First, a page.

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The US Senate banking committee will take up the subject of data sharing among technology companies and big banks this week. The hearings will be a first opportunity to review a report from the Treasury, which talks approvingly of the idea, suggesting data-sharing will create efficiency and scale, and lower consumer prices.

Rana Foroohar will be watching with trepidation. She worries the Treasury is in danger of skating over the systemic risk and predatory pricing that could emerge if the world’s largest technology companies and the biggest banks on Wall Street share consumer data. This would hardly be surprising, given the Trump administration’s consistently deregulatory stance, but it could be bad news for consumers, she notes. We may be comfortable with the idea of companies knowing our spending habits and holiday preferences, but do we really want to hand them access to our entire financial histories?

Wolfgang Munchau advises his fellow EU citizens living in Britain to prepare for the worst. In the event of a hard, no-deal Brexit, the long-term status of Europeans in the UK will be uncertain. It would be wise to ignore official advice and apply for permanent residence now.

Zhou Bo argues that China is reshaping the international order. The global economic pie is being divided up in more equitable ways, and the east’s share — led by China and India — is increasing rapidly. US president Donald Trump’s proposed tariffs will not change that.

Rajiv Shah warns that our global food production system is causing harm to us and our planet. The president of the Rockefeller Foundation notes that rising obesity in Africa reflects a misguided emphasis on producing cereal grains and protein to maximise profit at the expense of public health. 

Devorah Baum doubts she is alone in feeling fed up of being spoken for and about during a painful political summer for British Jews, thanks to the protracted row over anti-Semitism in the Labour party.

What you’ve been saying

The untimely D-Mise of an amateur band— letter from Adrian Carr 

In an otherwise excellent article on the financial crisis I do have to call out Gillian Tett on one fact. The name of the band at the 2007 Barcelona conference was “D-Leverage” rather than “Da Leverage”. As well as being a more culturally appropriate play on words for a bunch of middle-aged white guys, this was a passing nod to 90s bands of the time (D:Ream, Deee-Lite). Regretfully the deleveraging we witnessed in 2008 and beyond proved to be as painful as D-Leverage’s musical abilities.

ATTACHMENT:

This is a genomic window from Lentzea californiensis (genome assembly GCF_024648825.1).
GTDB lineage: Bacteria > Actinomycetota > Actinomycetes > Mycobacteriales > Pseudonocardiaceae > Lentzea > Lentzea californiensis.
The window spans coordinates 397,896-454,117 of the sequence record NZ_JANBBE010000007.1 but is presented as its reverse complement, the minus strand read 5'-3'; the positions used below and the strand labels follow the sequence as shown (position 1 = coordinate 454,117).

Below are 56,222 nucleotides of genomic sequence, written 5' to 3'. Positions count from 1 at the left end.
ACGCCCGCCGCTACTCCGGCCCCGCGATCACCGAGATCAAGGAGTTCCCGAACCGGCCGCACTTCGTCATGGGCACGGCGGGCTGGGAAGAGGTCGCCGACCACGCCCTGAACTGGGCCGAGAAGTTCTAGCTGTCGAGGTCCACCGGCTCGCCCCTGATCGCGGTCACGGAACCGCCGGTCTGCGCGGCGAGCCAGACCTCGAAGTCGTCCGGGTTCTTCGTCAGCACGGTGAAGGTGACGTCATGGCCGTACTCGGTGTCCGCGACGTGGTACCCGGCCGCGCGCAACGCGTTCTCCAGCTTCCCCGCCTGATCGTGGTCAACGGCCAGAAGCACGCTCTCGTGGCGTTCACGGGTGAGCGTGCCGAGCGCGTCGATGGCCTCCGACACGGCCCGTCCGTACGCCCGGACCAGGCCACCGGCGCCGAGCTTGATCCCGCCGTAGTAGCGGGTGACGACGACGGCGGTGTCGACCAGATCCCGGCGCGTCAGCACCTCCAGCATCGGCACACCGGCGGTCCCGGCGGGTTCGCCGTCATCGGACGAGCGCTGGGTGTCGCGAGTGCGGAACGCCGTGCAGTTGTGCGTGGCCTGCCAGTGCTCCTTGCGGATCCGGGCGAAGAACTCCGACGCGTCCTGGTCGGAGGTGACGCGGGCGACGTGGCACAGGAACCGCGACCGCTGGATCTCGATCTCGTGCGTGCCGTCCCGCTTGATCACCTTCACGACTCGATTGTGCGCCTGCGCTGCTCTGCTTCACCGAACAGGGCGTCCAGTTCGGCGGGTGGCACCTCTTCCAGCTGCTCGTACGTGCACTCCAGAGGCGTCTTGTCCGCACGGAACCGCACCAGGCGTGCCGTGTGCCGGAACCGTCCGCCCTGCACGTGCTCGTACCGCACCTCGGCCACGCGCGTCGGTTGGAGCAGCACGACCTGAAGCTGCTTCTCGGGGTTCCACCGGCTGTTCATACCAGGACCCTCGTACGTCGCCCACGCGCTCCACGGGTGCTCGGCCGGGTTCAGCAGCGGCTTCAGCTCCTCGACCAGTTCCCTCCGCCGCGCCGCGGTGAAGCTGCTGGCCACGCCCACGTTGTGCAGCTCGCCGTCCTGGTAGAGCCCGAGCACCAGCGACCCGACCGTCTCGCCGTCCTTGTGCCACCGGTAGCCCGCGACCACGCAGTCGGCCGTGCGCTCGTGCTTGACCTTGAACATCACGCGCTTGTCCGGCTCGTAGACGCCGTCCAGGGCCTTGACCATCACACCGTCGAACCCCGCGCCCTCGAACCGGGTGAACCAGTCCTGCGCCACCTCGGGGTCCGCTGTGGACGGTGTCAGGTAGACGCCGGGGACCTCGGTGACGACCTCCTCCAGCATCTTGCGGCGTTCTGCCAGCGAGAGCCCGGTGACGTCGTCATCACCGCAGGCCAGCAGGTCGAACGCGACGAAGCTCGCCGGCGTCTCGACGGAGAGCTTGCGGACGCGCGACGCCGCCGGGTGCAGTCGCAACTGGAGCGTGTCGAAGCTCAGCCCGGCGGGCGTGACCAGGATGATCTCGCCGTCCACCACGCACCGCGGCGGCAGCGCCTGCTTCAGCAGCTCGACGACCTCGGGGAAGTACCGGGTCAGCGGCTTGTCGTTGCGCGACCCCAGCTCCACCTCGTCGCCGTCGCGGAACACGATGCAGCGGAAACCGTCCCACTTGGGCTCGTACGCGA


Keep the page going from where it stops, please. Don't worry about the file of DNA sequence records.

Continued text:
Comment by Nelson in response to EU citizens in Britain should prepare for the worst

Perhaps the major justification people seemed have for voting for Brexit was freedom of movement. Yet only roughly 4 per cent of of the UK’s population is from the EU and virtually every one of them is a tax payer, and probably at a rate significantly higher than the national average. The majority work in services, healthcare and the like (where we know there is a staffing and skills shortage) and yet they do not have, not have they asked for, the right to vote. As a Brit that seems a good deal to me. Surely we should be grateful to have (so relatively few) of our EU cousins living among us? More to the point, what will happen when those teachers, waiting staff, nurses, doctors, engineers plumbers etc leave? 

Flock mentality fails to inspire birds — and people— letter from Eric J Redemann

I have spent a lot of time with psittacine birds and their behaviour makes a fascinating allegory for the behaviour of big companies. Individually, the parrot-like species are as brightly intelligent as two to three year-old humans, but put them into groups of maybe five or more and they lose half their IQ to the labours of flock behaviour. It is groups that are dolts, not individual humans. The rubric about “the wisdom of crowds” is complete rubbish that misunderstands the laws of large numbers. Crowds are dangerously stupid, but if you get enough people together (and are lucky) there might be one or two with real brilliance and insight.

Today’s opinion

Can macro policy easing still rescue China?
Assets have slumped on misplaced fears that a recession is likely

Rising obesity in Africa reflects a broken global food system
The industry has maximised production and profit at the expense of public health

Banks jump on to the fintech bandwagon
Data sharing between financial institutions and tech companies puts consumers at risk

China is reshaping the international order
The world has never been unipolar and power is shifting east

EU citizens in Britain should prepare for the worst
If there is a hard Brexit, the status of Europeans in the UK will be uncertain

A painful summer has cast British Jews in an uncomfortable role
I doubt I’m alone in feeling little comfort in becoming the object of constant debate

Back off, millennials: boomers still belong at work
You are not past it because you are old nor clueless if you are young

With a Brexit deal in sight, Britain is entering a no man’s land
Any deal with the EU will only cover the UK’s withdrawal, not its future relationship

FT View

The FT View: A compromise solution to the Irish border conundrum is in sight
‘De-dramatising’ checks after Brexit can secure a withdrawal deal

The FT View: Shinzo Abe has earned time to draw his third arrow Term extension for Japan’s prime minister must not be an excuse for economic inaction

The Big Read

The Big Read: Ronaldo: Why Juventus gambled €100m on a future payday
The Italian club will pay up to €340m for the star striker over the next four seasons in the hope he will turn it into a global brand

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